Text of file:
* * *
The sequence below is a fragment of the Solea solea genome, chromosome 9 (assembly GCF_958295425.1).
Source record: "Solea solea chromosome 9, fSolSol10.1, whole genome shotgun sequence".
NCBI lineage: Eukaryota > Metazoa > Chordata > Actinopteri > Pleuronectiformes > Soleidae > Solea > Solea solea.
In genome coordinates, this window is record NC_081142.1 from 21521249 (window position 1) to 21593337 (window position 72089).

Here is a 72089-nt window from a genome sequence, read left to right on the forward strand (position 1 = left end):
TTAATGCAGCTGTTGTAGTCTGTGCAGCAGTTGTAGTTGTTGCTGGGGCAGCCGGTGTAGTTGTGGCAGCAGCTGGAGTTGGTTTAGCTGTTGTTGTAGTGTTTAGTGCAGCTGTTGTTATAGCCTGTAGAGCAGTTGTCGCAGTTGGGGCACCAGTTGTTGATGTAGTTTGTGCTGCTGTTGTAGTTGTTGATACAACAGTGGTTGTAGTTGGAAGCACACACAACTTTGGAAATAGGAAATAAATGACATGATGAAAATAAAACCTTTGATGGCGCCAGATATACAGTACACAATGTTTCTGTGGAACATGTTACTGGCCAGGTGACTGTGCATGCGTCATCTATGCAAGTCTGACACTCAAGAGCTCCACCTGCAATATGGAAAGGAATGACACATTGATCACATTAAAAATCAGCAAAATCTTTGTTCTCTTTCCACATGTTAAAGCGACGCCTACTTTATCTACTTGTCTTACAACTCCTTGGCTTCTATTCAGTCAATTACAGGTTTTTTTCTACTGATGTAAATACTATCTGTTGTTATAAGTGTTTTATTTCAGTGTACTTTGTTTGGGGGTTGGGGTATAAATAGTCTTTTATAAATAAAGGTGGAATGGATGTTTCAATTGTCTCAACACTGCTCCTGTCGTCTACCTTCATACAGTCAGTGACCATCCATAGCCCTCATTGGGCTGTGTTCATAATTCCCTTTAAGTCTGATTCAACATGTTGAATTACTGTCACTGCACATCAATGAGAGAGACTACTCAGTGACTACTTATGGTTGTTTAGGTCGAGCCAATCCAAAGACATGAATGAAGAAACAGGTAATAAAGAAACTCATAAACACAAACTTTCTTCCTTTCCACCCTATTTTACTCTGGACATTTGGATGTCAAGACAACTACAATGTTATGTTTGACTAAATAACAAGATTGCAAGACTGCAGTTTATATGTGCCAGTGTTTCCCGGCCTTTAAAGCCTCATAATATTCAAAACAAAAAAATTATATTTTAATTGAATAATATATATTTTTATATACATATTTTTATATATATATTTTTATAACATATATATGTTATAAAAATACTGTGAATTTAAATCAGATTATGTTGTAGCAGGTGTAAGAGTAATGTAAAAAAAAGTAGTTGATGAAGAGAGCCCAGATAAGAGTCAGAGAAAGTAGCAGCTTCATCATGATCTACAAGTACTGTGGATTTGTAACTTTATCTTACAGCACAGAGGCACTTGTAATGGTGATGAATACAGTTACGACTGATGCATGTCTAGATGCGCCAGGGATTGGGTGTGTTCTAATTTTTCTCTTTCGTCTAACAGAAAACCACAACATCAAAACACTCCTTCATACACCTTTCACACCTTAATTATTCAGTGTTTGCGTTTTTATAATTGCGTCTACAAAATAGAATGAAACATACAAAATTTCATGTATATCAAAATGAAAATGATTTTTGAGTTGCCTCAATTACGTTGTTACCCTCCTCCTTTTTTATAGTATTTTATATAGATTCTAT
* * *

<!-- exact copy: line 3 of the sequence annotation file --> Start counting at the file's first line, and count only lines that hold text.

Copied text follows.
NCBI lineage: Eukaryota > Metazoa > Chordata > Actinopteri > Pleuronectiformes > Soleidae > Solea > Solea solea.